Beyond Classical or Personal Theism

Notes on the Frame/Dolezal discussion:

Frame rightly reacted to Dolezal’s Thomism, but more so the fact that Thomas’s view of God is like a solar disc whose rays never actually reach creation.  Sure, Thomas can say things like God’s knowledge creates realities.  And that’s good, but it never seems to really “fit” with the whole system.

Let’s ask ourselves some questions about Thomism and Hellenism:

  1. Is “I am Essence” the same thing as the God of the Burning Bush?
  2. Shouldn’t Thomas’s complete ignorance of Hebrew and passing ignorance of Greek discredit some of his ideas about God?  I mean, he bases exegesis of Scriptural texts off of Latin word studies!

That doesn’t mean Personal Theism is correct. I have problems with saying God is *in* time (not sure if Frame even says that).   But for us who read Hebrew and the Semitisms in NT Greek, we aren’t obligated to agree with Reformed Thomists.


About J. B. Aitken

Interests include patristics, the role of the soul in the human person, analytic theology, Reformed Scholasticism, Medievalism, Substance Metaphysics
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6 Responses to Beyond Classical or Personal Theism

  1. cal says:

    The core issue here, I think, is this: does classical theism equal the Augustinian-Thomist triadology? We’re forced into false choices between being intellectual children of Plotinus or thinking God is a creature.


  2. Mark Olivero says:

    A huge problem for the Frame response to Dolezal is that Frame sees God have “two existences.” Its kinda like a polytheism notion impeted into monotheism. It won’t float.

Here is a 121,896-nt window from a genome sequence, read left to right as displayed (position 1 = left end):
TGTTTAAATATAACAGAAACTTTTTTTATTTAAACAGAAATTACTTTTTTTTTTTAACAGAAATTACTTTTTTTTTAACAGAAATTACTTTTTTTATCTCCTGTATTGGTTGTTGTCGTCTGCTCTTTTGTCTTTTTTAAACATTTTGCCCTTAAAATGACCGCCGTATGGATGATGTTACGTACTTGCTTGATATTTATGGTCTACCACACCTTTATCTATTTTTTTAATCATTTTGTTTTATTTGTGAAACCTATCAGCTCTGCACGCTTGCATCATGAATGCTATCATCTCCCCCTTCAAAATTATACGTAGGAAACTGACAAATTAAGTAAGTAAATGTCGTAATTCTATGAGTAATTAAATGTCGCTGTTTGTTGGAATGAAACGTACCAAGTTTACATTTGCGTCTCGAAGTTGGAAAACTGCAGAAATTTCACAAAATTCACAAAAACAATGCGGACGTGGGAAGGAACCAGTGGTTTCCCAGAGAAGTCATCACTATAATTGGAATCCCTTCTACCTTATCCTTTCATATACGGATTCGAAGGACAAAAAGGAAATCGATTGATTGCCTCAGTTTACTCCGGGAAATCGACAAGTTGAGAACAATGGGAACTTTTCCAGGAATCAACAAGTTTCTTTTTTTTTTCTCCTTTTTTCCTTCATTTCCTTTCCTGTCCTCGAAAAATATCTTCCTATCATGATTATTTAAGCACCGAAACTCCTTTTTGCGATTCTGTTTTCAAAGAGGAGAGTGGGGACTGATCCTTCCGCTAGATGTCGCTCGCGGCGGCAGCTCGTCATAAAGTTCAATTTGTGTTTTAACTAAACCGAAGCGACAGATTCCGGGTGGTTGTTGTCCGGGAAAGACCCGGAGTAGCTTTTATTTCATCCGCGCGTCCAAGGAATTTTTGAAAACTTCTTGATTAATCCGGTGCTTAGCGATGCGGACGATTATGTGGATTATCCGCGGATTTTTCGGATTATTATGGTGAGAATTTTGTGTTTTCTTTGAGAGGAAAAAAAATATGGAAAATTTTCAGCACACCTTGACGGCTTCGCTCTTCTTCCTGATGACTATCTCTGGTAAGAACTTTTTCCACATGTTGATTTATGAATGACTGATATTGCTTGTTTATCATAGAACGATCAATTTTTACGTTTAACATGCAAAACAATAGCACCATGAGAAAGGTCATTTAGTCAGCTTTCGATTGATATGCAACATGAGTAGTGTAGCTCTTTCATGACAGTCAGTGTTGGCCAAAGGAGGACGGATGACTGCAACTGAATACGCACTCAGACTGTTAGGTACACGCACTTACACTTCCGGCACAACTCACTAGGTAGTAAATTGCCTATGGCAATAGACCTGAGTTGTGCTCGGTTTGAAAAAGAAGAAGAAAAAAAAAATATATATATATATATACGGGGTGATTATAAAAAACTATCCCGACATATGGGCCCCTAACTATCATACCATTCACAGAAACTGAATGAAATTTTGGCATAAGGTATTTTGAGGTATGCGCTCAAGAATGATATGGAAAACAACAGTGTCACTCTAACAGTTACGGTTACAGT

• J. B. Aitken says:

      That’s fair. My problem with Dolezal is that he has a tendency to see anyone who disagrees with him as rejecting the church’s doctrine of simplicity. Thomas Aquinas =/= the church


      • Mark Olivero says:

        Or that anyone who disagrees with the doctrine of divine simplicity rejects the church’s long held affirmation of it. Dolezal does refers to many others besides Thomas, right? How about John Owen? I know from previous writings that Dolezal values the work of Owen on Simplicity (as well as other key doctrines in the classic tradition).


      • J. B. Aitken says:

        Sure. The early Owen was heavily Thomist. But by Dolezal’s stretch, Basil the Great in Letter 234 rejects simplicity (though I am sure Dolezal doesn’t say that).

        J. Wesley Richards identified at least six ways simplicity is glossed in both church history and in analytic philosophy. Not just Thomism.


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